Dubai and London-based practice Anarchitect has completed a boutique hotel in the coastal town of Ahangama in the Southern Province of Sri Lanka, complete with a pink-pigmented pool deck and dynamic wooden facades. Named the “Harding Boutique Hotel”, the building pays homage to the architectural genre of Tropical Modernism, which originated in Sri Lanka and sees buildings integrated with their natural landscape, through the use of wide, open spaces that connect to sprawling surroundings.
Jonathan Ashmore of Anarchitect, who led the project, was particularly inspired by the buildings of Geoffrey Bawa, who was the principal force behind the movement and most notably designed the Sri Lanka Parliament Building. “Bawa’s work has a constant dialogue between interior and exterior spaces, and this is one of the founding principles associated to the ‘Tropical Modernism’ movement,” Ashmore said. “Given the warm temperatures throughout the year and the monsoon rains, buildings rely on permeability within their designs to allow for shading from the sun and cross-ventilation from the prevailing winds.”
Inside, the hotel encompasses six suites. An East-West cross-section allows coastal air to pass through the building’s dynamic, slatted facades, which guests can move by hand to alter the sunlight throughout the day and into the evening.
Across the building, Ashmore selected local materials to create the hotel’s custom joinery and furniture – paying close attention to their longevity, given the intense weather and sea exposure. He worked with local craftsmen to produce fixtures and fittings, and to create the polished plaster surfaces across the walls and floors.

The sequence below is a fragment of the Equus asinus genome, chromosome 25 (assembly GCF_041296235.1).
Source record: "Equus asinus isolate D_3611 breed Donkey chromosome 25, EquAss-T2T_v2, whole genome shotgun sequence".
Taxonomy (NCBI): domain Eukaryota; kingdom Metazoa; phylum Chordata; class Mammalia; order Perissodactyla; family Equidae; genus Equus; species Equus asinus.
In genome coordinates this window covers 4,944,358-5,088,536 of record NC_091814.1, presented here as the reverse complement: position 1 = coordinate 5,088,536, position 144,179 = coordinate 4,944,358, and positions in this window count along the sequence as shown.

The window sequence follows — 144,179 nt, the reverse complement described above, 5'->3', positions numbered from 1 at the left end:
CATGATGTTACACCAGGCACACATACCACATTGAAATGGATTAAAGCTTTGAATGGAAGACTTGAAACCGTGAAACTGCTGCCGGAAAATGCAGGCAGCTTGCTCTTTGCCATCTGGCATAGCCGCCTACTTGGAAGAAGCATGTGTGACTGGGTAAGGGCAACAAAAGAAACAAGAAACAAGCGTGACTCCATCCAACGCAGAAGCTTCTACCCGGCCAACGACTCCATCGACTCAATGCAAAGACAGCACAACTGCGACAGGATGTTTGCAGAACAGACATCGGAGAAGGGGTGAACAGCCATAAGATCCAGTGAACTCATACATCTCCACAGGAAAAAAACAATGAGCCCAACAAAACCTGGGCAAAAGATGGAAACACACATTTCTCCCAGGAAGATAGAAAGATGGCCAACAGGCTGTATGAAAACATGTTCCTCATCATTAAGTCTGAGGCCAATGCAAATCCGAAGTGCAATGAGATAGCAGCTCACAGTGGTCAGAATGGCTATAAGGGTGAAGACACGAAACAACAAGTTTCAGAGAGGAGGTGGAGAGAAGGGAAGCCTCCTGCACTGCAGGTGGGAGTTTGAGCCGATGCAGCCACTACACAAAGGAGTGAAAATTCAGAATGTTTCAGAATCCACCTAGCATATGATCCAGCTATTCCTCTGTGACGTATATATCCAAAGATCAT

Rooms are either ocean-facing or overlook lush palm trees and dense coconut groves. Each has open-air private baths and rain showers, and a relaxed, muted material palette across furnishings and decoration. The hotel’s café space overlooks an infinity-edge, pink decked-swimming pool, which Ashmore says takes inspiration from the clay colour in the surrounding soil. Right at the top of the building, a rooftop restaurant has space for 40 diners.
“The plot was very narrow, just six metres, which meant that only three of the six rooms could face towards the ocean,” said Ashmore. “Our design follows the ‘kink’ in the eastern boundary line that runs adjacent to a private lane leading to the beach, this meant that we could align the rear rooms to have a partial- ocean view and also a dual aspect with views (and daylight) of the neighbour palm groves.”